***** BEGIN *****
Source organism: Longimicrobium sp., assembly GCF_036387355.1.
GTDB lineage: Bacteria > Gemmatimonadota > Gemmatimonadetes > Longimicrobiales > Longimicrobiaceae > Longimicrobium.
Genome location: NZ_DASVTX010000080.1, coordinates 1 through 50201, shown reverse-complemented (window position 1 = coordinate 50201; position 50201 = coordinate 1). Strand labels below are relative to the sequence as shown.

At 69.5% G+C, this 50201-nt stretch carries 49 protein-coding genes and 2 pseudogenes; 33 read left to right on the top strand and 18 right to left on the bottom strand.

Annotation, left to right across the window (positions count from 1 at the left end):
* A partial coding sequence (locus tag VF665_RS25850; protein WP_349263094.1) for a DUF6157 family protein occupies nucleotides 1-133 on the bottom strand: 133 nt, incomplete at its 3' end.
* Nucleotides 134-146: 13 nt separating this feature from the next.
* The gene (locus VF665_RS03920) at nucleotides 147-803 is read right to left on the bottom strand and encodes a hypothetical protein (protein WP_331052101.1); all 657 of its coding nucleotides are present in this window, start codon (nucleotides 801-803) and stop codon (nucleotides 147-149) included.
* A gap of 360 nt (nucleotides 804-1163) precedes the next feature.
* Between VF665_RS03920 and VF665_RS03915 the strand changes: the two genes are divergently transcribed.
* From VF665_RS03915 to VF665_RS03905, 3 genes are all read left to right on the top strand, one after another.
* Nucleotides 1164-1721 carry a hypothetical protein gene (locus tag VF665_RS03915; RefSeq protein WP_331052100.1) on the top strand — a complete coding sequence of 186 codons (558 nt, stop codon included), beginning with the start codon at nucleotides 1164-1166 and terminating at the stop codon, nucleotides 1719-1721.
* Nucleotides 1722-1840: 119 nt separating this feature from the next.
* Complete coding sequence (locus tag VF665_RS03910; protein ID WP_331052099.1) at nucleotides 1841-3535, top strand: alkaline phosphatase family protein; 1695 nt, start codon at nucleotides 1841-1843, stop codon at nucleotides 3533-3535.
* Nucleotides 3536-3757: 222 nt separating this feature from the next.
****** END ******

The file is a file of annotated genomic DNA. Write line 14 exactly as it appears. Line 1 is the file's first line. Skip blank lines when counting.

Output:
* Complete coding sequence (locus tag VF665_RS03910; protein ID WP_331052099.1) at nucleotides 1841-3535, top strand: alkaline phosphatase family protein; 1695 nt, start codon at nucleotides 1841-1843, stop codon at nucleotides 3533-3535.